Diagnoses and Works With You to Overcome Basic Eye Health and Vision Issues
Both optometrists and ophthalmologists can diagnose and provide solutions for standard eye health and vision issues, including but not limited to astigmatism. They can recommend specific lenses to keep your symptoms at bay and present solutions to improve your overall vision.
Diagnoses and Works With You to Overcome Severe Eye Health and Vision Issues
With their M.D. and specialized training, ophthalmologists can diagnose more serious health issues, including diabetes. If the condition needs medical diagnosis, ophthalmologists are more qualified than optometrists to make the assessment. They can work with you one on one to correct how these conditions may affect your eyes and refer you to a specialist for further treatment of the primary health issue.
Administers Medication for Basic Eye Issues
An optometrist and ophthalmologist are both licensed to prescribe and administer medication for a variety of fundamental eye conditions. For instance, they can offer you eye drops to alleviate dry eye symptoms caused by computer vision syndrome.
Administers Medication for More Serious Eye Issues
An ophthalmologist is more qualified to provide medication and other remedies for severe eye issues, including glaucoma. If you have a severe eye condition, you’ll want to see an ophthalmologist vs. an optometrist.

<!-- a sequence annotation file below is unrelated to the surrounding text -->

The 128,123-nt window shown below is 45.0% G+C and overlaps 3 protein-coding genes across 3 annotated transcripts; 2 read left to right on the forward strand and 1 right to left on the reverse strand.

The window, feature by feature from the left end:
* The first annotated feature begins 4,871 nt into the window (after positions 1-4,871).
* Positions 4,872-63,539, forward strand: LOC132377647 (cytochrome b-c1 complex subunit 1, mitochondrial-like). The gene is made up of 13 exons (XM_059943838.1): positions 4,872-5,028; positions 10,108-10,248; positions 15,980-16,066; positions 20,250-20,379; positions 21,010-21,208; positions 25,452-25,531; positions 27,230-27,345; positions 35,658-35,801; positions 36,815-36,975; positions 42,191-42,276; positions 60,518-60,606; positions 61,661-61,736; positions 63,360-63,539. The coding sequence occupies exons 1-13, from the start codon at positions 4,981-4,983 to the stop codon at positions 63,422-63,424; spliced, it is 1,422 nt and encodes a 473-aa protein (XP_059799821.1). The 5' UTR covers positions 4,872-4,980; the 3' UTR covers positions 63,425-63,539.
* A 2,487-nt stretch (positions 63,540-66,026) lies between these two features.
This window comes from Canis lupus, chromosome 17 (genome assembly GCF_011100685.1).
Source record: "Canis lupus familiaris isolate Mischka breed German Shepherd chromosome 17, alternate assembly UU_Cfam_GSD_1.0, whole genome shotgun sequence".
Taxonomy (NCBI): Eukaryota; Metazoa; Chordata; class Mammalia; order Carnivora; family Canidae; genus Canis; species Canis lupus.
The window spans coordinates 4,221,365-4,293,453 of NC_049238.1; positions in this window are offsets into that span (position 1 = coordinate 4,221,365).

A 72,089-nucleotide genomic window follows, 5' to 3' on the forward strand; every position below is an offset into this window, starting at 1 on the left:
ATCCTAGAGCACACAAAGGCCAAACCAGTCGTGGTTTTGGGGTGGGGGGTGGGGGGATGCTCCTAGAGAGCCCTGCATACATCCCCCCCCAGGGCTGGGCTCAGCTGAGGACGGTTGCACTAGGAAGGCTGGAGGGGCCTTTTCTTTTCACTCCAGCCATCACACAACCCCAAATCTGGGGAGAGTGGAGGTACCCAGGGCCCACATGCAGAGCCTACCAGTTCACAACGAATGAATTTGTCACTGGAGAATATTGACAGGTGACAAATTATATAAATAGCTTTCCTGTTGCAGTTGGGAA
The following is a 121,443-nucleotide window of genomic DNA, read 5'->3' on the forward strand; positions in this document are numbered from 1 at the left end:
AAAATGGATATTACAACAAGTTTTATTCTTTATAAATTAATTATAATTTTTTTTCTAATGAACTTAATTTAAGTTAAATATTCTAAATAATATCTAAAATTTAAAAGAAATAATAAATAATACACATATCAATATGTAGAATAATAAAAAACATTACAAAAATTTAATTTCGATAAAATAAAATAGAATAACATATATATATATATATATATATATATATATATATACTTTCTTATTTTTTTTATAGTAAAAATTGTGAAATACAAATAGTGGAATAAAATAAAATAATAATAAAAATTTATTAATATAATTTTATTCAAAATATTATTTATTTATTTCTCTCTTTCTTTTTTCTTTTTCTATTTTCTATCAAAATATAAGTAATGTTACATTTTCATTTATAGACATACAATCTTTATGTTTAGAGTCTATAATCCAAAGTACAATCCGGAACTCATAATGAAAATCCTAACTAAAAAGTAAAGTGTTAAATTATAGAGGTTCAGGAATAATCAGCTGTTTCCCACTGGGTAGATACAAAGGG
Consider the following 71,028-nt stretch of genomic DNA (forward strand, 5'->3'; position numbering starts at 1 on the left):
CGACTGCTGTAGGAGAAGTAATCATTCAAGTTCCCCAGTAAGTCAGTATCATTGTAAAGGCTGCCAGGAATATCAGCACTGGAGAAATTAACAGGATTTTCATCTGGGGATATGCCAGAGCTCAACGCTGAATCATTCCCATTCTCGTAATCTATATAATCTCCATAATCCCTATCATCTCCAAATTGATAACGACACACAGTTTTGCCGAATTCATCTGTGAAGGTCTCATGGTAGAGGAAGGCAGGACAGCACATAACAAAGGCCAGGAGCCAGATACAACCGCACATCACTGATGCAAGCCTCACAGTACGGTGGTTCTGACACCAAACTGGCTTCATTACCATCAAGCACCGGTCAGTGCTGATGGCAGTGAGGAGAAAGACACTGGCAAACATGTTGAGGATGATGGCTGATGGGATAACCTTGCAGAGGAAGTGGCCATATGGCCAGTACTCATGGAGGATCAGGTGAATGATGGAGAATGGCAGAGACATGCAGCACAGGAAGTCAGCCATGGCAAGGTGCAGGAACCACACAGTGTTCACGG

Offers Vision Therapy
Both professions do provide vision therapy. Often, this involves the optometrist or ophthalmologist guiding you through a series of vision challenges to help with lazy eye, double vision, and other eye coordination issues. Vision therapy can result in great, lasting benefits for your eyes.
Completes Eye Surgery
Both optometrists and ophthalmologists can care for your eyes during and after surgery, but you’ll need to see an ophthalmologist vs. an optometrist if you need surgery, as an ophthalmologist is an M.D. The ability to perform surgery is one of the most substantial differences between the two professions.
Summary of Optometrist vs. Ophthalmologist
An optometrist can diagnose vision problems and administer medications to alleviate general eye issues. They can also conduct eye exams and set you up with glasses or contacts. However, only ophthalmologists are qualified to make medical diagnoses and perform surgery.
Ophthalmologists have also completed more post-graduate schooling related to eye care, including an M.D. By specializing in eyes, they have more hands-on experience in severe eye conditions and can recommend specific plans of treatment.
Both professions can assist with your eye health concerns, but depending on the matter, one eye care professional may be a better option to the other. The best way to know whether an optometrist vs. an ophthalmologist would be right for you is to go to an optical center for an initial appointment.
Schedule an annual eye exam with a licensed Independent Doctor of Optometry at For Eyes today. We are here to help.